The Amazing Mr. Morality is a collection that dives head first into the shallow end of a pool full of ethical dilemmas. Jacob M. Appel creates wild worlds just inches beyond reality, but still close enough to the real deal that you can absolutely imagine them coming true. The writing is sharp, the characters are witty, and the stories are original.
The opening story “The Children’s Lottery” is a misleading tale. The title would have you believe that the children have a lottery tailored toward them, but, in reality, the winning child is the prize of the competition. The main character, a school teacher, is distraught when her classroom becomes the pool of children to be chosen from: “I keep thinking about the parents. How would you feel if your child was carried off to life in a pedophile camp?” Pedophiles are no longer locked away, and in this altered reality one child is sacrificed to them yearly to keep the peace, darkness made ordinary and acceptable in this timely piece.
Have you ever lost your dog? Do you remember the all-consuming worry you just couldn’t shake? In the story “Tracking Harold Lloyd,” the characters are facing this very dilemma while struggling with perseverance and faith in the unseen. Lauren, the little girl next door, is consumed with this worry when her elderly neighbor’s dog—Mr. Harold Lloyd—goes missing. Lauren and her mother hang up fliers and vow to look for him, but at the end of the day he’s still missing. Lauren’s mom is left wondering just how long Mr. Harold Lloyd has really been gone.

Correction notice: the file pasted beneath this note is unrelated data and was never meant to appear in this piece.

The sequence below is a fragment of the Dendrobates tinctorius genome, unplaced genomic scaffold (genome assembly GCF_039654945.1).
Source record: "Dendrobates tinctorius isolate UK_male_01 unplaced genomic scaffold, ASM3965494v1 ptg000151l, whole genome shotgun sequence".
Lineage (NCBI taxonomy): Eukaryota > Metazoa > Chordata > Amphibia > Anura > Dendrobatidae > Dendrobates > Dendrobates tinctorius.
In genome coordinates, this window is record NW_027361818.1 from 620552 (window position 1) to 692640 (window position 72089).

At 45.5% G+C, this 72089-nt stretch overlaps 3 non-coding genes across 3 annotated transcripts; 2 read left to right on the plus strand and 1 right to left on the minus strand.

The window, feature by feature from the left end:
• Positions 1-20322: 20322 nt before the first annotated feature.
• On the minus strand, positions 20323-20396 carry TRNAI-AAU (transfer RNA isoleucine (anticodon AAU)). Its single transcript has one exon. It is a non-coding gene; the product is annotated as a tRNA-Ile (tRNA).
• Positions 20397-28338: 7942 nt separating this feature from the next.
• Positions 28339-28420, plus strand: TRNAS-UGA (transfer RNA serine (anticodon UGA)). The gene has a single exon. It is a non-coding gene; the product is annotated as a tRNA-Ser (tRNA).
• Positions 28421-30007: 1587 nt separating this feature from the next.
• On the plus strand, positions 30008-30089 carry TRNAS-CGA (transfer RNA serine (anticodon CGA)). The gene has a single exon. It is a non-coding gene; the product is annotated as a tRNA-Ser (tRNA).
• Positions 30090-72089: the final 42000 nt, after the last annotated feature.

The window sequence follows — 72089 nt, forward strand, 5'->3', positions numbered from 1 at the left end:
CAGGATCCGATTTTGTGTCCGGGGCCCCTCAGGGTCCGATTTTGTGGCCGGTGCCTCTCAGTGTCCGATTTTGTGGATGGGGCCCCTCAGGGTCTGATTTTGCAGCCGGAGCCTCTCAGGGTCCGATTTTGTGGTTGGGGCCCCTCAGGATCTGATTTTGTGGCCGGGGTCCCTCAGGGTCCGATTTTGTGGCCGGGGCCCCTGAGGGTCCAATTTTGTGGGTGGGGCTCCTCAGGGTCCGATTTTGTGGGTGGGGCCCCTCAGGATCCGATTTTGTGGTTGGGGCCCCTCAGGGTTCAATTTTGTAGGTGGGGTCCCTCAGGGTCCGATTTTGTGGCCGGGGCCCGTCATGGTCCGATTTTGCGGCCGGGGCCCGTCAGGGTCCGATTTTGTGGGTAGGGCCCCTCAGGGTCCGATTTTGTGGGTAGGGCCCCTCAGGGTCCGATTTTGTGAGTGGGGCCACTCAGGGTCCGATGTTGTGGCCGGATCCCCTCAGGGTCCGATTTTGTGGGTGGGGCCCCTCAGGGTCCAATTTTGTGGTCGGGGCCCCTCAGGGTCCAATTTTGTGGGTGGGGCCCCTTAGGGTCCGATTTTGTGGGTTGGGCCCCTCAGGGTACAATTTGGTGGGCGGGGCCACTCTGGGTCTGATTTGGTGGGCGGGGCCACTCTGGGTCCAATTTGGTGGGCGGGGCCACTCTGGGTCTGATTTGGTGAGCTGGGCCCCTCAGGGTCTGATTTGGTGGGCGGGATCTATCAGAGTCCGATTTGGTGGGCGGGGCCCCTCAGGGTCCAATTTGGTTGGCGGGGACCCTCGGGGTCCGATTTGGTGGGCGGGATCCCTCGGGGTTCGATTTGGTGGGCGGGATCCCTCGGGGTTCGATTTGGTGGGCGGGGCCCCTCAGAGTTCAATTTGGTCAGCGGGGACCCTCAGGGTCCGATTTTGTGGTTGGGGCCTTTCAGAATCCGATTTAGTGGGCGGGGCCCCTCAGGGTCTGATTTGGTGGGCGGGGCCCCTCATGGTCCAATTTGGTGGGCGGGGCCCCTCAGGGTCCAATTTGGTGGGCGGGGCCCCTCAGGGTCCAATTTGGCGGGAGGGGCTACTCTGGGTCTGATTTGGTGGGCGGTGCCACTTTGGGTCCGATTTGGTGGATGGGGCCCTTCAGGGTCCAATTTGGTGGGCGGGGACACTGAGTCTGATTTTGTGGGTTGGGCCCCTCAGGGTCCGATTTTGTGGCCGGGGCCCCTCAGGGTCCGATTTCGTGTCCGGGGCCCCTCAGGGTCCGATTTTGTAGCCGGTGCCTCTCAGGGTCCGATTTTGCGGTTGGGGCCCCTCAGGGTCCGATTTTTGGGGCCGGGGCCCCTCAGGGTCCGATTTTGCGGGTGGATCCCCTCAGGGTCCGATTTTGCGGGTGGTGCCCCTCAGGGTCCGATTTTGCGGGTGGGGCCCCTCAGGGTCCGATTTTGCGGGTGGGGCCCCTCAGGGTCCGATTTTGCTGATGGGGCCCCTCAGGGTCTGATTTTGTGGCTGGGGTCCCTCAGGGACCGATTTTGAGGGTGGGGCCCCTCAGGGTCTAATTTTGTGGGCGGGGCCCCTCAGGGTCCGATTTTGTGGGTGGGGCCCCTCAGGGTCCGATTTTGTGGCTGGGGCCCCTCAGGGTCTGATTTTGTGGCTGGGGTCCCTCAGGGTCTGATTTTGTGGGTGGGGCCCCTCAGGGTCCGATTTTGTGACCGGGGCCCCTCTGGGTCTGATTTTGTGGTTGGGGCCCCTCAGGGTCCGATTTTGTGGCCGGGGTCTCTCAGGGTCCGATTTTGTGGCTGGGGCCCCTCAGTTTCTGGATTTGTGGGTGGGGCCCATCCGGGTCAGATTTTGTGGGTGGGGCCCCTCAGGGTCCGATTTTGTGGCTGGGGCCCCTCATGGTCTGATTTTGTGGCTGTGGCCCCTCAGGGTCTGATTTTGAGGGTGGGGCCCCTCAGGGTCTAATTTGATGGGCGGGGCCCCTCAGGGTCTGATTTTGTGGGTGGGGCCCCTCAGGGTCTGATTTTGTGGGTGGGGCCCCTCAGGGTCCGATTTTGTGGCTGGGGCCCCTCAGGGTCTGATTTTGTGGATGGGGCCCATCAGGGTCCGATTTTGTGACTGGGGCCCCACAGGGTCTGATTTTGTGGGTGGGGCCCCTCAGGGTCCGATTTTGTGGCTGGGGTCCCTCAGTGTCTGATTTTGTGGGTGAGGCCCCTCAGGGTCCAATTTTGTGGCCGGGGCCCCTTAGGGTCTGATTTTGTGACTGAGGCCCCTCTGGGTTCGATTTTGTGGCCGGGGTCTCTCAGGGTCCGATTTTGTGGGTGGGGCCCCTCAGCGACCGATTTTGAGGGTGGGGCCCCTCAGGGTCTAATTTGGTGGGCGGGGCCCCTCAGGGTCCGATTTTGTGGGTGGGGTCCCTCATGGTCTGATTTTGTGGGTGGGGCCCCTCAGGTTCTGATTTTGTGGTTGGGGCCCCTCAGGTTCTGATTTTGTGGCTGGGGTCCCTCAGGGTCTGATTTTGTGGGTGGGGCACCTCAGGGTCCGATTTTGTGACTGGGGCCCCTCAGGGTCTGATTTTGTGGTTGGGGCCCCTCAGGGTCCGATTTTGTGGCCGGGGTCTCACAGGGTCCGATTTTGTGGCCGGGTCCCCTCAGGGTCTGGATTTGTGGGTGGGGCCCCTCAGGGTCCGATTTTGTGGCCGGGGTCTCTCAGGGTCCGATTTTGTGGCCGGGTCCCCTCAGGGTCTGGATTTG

“Next of Kith” is an exploration of the complicated relationship between an older man with no nuclear family and the neighbor he has a crush on. When Harry suffers a stroke, the hospital is forced to call the one phone number in his wallet—Emma Inkstable, his neighbor. With no kin to take care of him, Emma fills the role of ‘Kith,’ and maybe starts to fall for him as well.
The namesake novella at the end of the collection follows Ted Grossbard’s experience as Mr. Morality, the voice of a newspaper column that answers ethical questions. Soon, though, a rival newspaper starts their own ethics column and the two authors battle it out. “Sometimes, the path to morality loomed clear, but a man chose not to follow it.” Grossbard’s hatred for “Dr. Ethics” soon spirals out of control and he must face his own moral and ethical dilemmas.
The stories are familiar enough to draw the reader inside, but so imaginative that they hold them captive to the very end. Jacob M. Appel’s collection is reminiscent of the otherworldly episodes of “Black Mirror” and the popular dystopias over the last decade, so fans of these are sure to fly through the pages of The Amazing Mr. Morality.